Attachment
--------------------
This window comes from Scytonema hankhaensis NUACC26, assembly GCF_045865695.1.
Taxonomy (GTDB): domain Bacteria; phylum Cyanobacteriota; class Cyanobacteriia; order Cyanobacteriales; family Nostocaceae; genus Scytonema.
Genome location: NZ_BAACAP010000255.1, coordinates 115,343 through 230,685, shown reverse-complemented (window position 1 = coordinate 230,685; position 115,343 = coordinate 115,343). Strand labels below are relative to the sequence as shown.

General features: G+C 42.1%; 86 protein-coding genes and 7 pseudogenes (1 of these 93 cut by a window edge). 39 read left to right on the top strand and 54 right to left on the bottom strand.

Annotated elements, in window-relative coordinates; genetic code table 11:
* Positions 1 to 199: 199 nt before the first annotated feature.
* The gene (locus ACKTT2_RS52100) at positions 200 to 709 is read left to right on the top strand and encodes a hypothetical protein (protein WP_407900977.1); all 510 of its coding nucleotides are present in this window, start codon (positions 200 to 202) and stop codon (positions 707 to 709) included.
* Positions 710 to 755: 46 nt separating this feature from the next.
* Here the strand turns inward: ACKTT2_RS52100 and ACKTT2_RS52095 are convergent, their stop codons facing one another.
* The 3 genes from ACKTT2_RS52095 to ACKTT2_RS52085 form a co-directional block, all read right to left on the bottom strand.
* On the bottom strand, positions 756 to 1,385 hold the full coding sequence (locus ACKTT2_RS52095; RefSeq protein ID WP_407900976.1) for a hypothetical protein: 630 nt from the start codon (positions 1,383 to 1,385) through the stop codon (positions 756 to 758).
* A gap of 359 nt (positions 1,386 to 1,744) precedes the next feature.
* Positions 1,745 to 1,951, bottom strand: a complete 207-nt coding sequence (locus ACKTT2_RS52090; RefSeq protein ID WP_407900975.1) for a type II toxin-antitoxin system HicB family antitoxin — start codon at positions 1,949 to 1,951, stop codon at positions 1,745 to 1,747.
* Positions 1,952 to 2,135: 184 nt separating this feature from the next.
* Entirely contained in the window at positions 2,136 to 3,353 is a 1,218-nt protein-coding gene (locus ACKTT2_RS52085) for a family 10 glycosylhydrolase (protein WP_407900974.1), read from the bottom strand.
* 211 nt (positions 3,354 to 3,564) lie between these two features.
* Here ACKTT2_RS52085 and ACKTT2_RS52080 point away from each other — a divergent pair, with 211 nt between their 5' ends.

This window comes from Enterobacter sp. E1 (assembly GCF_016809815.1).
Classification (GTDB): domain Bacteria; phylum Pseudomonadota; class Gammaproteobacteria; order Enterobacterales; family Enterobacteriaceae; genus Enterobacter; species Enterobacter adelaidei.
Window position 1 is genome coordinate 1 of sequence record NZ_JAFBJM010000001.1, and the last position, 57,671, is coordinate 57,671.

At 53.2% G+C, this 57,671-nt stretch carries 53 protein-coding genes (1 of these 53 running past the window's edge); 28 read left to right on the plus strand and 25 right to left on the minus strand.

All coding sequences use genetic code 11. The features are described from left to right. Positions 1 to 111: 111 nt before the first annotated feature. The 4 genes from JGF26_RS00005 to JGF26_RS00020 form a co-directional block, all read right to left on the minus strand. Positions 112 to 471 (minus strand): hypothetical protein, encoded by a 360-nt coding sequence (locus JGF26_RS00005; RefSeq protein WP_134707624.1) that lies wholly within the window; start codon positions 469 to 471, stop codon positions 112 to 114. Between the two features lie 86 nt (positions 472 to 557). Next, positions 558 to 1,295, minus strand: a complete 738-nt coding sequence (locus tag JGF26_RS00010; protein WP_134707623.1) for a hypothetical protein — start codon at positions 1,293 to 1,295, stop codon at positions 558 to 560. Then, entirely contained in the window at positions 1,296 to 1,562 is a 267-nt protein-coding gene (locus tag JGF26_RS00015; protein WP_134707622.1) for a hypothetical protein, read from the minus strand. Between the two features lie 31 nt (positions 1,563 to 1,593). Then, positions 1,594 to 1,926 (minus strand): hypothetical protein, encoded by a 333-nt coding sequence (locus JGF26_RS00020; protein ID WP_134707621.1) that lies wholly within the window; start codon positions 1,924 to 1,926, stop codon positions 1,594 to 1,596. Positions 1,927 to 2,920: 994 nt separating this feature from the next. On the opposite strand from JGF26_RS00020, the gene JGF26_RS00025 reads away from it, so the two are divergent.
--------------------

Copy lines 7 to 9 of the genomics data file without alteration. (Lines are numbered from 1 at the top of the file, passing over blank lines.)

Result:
* The gene (locus ACKTT2_RS52100) at positions 200 to 709 is read left to right on the top strand and encodes a hypothetical protein (protein WP_407900977.1); all 510 of its coding nucleotides are present in this window, start codon (positions 200 to 202) and stop codon (positions 707 to 709) included.
* Positions 710 to 755: 46 nt separating this feature from the next.
* Here the strand turns inward: ACKTT2_RS52100 and ACKTT2_RS52095 are convergent, their stop codons facing one another.